Every level of Palestinian society has suffered as a result of the ongoing conflict. We have worked in the Occupied Palestinian Territories for over 50 years, often with those most impacted by the conflict. We've facilitated art therapy with traumatised children in Gaza, offered skills and employability training to young people in the West Bank, and promoted women in leadership.
Our volunteers have been instrumental in enabling us to reach out to vulnerable people groups, such as women living in violent relationships. Violence against women is a major issue in Palestine, both domestic violence and violence generated by the Occupation and the Intifadas. We have worked with Women’s Centre for Legal Aid and Counselling (WCLAC) to support survivors and address the causes and consequences of gender-based violence within the Palestinian community. WCLAC also focuses on the effects of increased militarisation associated with the Israeli occupation on women, including limited economic opportunities. WCLAC were struggling with their capacity, so our volunteers produced bi-lingual workshops and resources, and supported WCLAC in writing proposals and increasing their capacity, enabling the organisation to support more women.
We have also worked closely with universities to increase access to education and work after graduation. The political context in Palestine has meant that the basic right to an education is being denied for students at high school and university level. It is challenging for universities to operate in the West Bank for a number of reasons. It is difficult securing foreign faculty as visas are often denied; funding from individuals is necessary for universities to their subsidise students; and merely getting to the campus is made hard by road blocks and check points. For three years, we worked with Birzeit University to promote the Palestinian people’s right to an education, run English workshops and deliver careers workshops and advice.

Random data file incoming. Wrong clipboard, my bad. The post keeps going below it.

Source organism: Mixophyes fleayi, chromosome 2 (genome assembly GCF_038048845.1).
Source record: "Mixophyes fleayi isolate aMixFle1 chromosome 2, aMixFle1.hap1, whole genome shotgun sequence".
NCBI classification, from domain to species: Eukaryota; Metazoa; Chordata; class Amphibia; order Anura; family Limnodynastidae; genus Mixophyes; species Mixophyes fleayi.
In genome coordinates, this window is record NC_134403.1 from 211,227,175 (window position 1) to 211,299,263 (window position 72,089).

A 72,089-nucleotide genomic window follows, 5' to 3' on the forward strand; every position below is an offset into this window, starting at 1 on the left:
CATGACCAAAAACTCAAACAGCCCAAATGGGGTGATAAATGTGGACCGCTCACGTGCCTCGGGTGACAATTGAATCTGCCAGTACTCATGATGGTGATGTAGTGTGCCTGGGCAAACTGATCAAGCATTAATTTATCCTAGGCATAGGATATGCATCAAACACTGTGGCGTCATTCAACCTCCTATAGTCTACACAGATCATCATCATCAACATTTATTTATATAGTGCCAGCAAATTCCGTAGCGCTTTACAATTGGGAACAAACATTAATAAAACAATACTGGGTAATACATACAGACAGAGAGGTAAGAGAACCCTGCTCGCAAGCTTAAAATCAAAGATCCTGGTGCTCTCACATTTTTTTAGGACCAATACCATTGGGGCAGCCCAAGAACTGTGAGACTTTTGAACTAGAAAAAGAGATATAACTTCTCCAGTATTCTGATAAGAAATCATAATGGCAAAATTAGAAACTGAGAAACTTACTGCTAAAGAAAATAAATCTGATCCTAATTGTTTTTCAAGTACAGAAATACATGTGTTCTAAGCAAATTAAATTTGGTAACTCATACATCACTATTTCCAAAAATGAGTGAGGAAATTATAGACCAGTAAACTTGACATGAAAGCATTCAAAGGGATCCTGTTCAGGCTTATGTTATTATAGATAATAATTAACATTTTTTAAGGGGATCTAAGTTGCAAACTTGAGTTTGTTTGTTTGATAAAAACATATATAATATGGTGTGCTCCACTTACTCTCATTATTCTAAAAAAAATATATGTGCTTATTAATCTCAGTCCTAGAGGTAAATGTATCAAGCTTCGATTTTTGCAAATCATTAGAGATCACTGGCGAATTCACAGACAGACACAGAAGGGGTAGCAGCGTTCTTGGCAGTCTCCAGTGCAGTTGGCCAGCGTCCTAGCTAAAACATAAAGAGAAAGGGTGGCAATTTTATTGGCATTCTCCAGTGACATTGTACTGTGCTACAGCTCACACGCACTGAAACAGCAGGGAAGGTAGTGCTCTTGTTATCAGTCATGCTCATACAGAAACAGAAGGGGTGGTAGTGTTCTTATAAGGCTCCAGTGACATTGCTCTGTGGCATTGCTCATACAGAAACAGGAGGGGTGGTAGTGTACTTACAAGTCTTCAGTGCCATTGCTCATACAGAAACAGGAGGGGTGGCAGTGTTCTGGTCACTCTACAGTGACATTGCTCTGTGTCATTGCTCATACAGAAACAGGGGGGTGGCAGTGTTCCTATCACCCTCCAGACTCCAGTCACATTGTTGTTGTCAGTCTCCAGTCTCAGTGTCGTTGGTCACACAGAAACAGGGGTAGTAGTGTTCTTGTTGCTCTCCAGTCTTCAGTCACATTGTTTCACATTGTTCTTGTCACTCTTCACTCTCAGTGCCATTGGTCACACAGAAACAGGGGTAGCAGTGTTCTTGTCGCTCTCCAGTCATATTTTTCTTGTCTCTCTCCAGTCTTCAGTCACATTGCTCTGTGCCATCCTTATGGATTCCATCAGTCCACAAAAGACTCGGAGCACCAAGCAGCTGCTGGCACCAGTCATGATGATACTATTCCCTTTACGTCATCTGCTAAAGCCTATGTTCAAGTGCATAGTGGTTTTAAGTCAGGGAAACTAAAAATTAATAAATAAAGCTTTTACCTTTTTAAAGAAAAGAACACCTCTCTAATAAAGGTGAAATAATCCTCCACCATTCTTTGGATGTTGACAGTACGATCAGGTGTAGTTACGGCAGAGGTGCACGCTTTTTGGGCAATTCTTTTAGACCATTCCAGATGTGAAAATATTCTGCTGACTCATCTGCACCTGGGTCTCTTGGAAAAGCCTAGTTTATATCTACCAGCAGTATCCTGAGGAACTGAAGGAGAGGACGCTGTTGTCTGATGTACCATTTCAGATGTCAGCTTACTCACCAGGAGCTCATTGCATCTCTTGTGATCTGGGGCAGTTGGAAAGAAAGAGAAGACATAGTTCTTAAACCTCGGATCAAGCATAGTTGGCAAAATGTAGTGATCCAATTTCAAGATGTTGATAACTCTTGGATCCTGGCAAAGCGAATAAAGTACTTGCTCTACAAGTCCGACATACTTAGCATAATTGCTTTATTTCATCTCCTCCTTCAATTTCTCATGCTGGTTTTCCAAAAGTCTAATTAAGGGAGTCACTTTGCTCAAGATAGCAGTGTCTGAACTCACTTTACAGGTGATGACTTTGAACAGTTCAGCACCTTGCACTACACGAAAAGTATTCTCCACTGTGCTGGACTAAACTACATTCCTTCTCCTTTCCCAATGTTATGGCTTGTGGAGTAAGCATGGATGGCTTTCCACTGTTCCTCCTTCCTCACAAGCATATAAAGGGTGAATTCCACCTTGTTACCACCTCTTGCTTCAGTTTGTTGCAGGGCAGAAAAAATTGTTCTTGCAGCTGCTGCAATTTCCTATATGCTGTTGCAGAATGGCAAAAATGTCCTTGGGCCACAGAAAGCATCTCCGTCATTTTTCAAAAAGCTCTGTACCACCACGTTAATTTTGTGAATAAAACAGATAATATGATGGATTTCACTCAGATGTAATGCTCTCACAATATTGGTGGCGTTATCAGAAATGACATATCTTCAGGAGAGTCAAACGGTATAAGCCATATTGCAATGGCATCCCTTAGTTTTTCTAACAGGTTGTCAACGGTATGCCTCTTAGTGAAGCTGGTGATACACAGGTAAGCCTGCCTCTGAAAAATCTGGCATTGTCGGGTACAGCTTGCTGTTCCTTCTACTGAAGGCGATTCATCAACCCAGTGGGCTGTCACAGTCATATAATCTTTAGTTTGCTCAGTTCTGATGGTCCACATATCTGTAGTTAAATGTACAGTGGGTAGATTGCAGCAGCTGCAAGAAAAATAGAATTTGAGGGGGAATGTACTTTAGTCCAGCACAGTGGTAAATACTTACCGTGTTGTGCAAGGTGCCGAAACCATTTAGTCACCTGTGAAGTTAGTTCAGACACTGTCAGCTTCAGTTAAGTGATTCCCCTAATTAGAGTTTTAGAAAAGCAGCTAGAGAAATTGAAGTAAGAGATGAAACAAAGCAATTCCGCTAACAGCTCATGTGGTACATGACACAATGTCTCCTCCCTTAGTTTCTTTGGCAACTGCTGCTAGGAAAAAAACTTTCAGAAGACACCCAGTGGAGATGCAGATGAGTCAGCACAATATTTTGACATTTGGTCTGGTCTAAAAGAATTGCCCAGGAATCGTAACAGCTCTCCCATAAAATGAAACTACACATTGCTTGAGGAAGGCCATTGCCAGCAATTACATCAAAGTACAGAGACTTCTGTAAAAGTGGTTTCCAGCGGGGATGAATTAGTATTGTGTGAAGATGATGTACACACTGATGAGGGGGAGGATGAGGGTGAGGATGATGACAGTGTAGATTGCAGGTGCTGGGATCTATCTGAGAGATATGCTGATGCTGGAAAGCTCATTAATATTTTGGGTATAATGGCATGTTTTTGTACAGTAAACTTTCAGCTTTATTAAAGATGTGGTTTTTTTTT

In 2015, we worked with Siraj Al Quds (SAQ) University to tackle the barriers to education that are faced by people with disabilities and people from low socio-economic backgrounds. Our volunteers worked with SAQ staff to seek out and apply for funding, as well as developing the university’s online presence in order to raise international interest in the issues faced by young people with visual impairments and additional support needs in Palestine.
Higher education institutions have a major role to play in producing skilled young people who will secure and sustain the Palestinian economy in years to come.
For the last two years, we've focused on enabling organisations to develop and become stronger and more impactful through our Organisational Self-Assessment Tool (OSAT). The OSAT enables organisations to identify and address their own needs and priorities, become more efficient and improve their ability to deliver change effectively.
Last year we delivered OSATs with Palestine ABS, Jerusalem School, Sunflower Association, Rural Women’s Development Society, and the River Company.
We have worked in Palestine for over 50 years, including launching a Literacy and Adult Education Office at Birzeit University in 1976. In that time, literacy rates of people over 15 years old have increased from 47% to 96.9%.
Same Difference worked with children living in some of the most challenging circumstances, giving them the tools to express and deal with the trauma they had faced.